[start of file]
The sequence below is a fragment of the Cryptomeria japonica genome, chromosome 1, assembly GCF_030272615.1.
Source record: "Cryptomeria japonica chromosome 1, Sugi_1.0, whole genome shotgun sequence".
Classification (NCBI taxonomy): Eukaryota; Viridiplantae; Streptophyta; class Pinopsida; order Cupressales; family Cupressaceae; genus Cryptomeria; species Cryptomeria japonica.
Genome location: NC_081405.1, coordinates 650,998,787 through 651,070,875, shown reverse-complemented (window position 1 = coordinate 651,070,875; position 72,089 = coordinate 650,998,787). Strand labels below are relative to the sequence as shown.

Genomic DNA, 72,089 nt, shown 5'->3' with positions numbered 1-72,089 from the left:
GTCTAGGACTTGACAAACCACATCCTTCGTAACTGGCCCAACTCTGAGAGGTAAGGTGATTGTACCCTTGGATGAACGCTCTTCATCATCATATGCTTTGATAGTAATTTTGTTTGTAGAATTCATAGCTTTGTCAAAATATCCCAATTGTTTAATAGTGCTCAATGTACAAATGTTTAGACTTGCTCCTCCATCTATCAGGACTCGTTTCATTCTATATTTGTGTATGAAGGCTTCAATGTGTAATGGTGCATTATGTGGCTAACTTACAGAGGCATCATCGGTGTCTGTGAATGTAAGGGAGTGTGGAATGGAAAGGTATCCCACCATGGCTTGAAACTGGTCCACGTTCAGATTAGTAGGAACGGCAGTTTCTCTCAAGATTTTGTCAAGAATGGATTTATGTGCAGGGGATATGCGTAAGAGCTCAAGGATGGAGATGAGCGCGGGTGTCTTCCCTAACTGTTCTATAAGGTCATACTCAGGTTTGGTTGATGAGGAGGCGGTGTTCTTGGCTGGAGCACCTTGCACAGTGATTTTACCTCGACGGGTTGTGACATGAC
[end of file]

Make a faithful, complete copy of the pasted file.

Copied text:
The sequence below is a fragment of the Cryptomeria japonica genome, chromosome 1, assembly GCF_030272615.1.
Source record: "Cryptomeria japonica chromosome 1, Sugi_1.0, whole genome shotgun sequence".
Classification (NCBI taxonomy): Eukaryota; Viridiplantae; Streptophyta; class Pinopsida; order Cupressales; family Cupressaceae; genus Cryptomeria; species Cryptomeria japonica.
Genome location: NC_081405.1, coordinates 650,998,787 through 651,070,875, shown reverse-complemented (window position 1 = coordinate 651,070,875; position 72,089 = coordinate 650,998,787). Strand labels below are relative to the sequence as shown.

Genomic DNA, 72,089 nt, shown 5'->3' with positions numbered 1-72,089 from the left:
GTCTAGGACTTGACAAACCACATCCTTCGTAACTGGCCCAACTCTGAGAGGTAAGGTGATTGTACCCTTGGATGAACGCTCTTCATCATCATATGCTTTGATAGTAATTTTGTTTGTAGAATTCATAGCTTTGTCAAAATATCCCAATTGTTTAATAGTGCTCAATGTACAAATGTTTAGACTTGCTCCTCCATCTATCAGGACTCGTTTCATTCTATATTTGTGTATGAAGGCTTCAATGTGTAATGGTGCATTATGTGGCTAACTTACAGAGGCATCATCGGTGTCTGTGAATGTAAGGGAGTGTGGAATGGAAAGGTATCCCACCATGGCTTGAAACTGGTCCACGTTCAGATTAGTAGGAACGGCAGTTTCTCTCAAGATTTTGTCAAGAATGGATTTATGTGCAGGGGATATGCGTAAGAGCTCAAGGATGGAGATGAGCGCGGGTGTCTTCCCTAACTGTTCTATAAGGTCATACTCAGGTTTGGTTGATGAGGAGGCGGTGTTCTTGGCTGGAGCACCTTGCACAGTGATTTTACCTCGACGGGTTGTGACATGAC